Scripture attests to the fact that a hunger for the uncompromised grace of Christ exists throughout the world. Luke writes that when Jesus preached the Sermon on the Mount, thousands “had come to hear him and to be healed of their diseases” (Luke 6:17, NLT). These masses came because they had heard about a man of grace who would heal them.

“There were people from all over Judea and from Jerusalem and from as far north as the seacoasts of Tyre and Sidon” (6:17). The hurting crowds didn’t travel those distances because they wanted to hear a preacher urge them to try harder. They were already worn down by discouragement, disease and despair over their efforts to remain godly. Many were probably on the fringes of life, people who were shoved aside by their broken condition. Whatever the case, observing the law had not brought them life.

To these hungry sojourners, Jesus’ reputation for grace turned out to be true. He not only preached grace but demonstrated it by healing them all: “Healing power went out from him, and he healed everyone” (6:19).  Imagine! Of all those thousands, not one went home unhealed. Not one broken life was left untouched — and not a single soul present was unaffected by the powerful grace of Jesus Christ.

According to Luke’s account, Jesus proceeded straight from those healings to present the Beatitudes: “Then Jesus turned to his disciples and said, ‘God blesses you who are poor, for the Kingdom of God is yours. God blesses you who are hungry now, for you will be satisfied. God blesses you who weep now, for in due time you will laugh” (6:20-21). Other gospel accounts include additional blessings: the humble will inherit the earth; the pure of heart will see God; the merciful will be shown mercy.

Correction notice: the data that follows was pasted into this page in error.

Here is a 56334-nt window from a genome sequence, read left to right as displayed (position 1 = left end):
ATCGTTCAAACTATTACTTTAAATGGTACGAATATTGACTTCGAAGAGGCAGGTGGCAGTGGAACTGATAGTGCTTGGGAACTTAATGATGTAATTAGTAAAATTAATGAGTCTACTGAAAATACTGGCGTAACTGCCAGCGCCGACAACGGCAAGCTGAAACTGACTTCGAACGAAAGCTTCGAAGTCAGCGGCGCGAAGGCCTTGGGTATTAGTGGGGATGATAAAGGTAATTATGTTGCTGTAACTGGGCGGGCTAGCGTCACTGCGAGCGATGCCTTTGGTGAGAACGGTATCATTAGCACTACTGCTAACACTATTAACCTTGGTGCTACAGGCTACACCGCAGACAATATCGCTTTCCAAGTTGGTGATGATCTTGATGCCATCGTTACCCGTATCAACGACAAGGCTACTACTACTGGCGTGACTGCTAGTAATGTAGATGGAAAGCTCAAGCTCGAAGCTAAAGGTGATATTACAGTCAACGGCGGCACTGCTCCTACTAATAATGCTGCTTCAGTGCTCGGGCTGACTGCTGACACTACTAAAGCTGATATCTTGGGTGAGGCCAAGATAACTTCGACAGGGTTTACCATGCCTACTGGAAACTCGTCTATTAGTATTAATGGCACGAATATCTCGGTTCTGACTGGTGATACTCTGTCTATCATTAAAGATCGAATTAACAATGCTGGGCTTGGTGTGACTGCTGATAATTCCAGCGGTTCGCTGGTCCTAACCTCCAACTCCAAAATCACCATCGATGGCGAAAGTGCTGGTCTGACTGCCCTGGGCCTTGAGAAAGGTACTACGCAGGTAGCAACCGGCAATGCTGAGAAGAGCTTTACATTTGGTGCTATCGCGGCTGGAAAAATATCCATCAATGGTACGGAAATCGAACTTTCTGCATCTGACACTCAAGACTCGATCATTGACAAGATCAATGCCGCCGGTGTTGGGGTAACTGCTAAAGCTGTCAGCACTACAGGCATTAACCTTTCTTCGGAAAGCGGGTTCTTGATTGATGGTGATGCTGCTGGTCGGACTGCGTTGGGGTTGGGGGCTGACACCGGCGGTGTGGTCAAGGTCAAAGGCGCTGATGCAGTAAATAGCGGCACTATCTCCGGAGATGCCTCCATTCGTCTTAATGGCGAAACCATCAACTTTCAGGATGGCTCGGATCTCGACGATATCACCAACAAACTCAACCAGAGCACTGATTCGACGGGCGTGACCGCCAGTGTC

Jesus looked on the crowd and saw that they were already poor in spirit so what did he do? He spoke blessings! Just as the Father spoke creation into a void of utter darkness, Jesus spoke divine blessings onto ravaged sinners, people beaten down by life.

Many Christians believe God’s grace is too good to be true so they hold on to their sense of works. But the new life we have been given — the life of Christ himself — resurrects us to serve him in freedom, peace and joy.

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Overcoming the Temptation to Fear

Carter ConlonMay 16, 2020

No one needs to convince you that the days ahead are going to be more difficult than ever — you already know it. Something inside your heart perceives it, in spite of the deepest optimism that many try to generate. Everything that can be shaken is about to be shaken.

As the world’s culture is quickly spinning into something that is out of our control, we can be thankful that it is never out of God’s control. Jesus’ disciples once asked Him, “And what shall be the sign of Your coming, and of the end of the age?” (Matthew 24:3). In Matthew 24:4-11, not only did Jesus foretell the wars, earthquakes, famines and outbreaks of disease that are unfolding before our eyes, but he also warned that in the last days, religious deception would reach epic proportions.

The end-time strategy of Satan is clear: Divert those who are trying to find refuge during calamitous times by presenting a myriad of false Christ-options along the way. Satan himself is the author of much of the chaos in the world, and when the chaos begins to mount, he will put false signposts throughout the world that claim to point the way to Christ. Satan’s goal will be to confuse the people of God as well as the prodigals who are trying to come home to the safety of the presence of the Lord.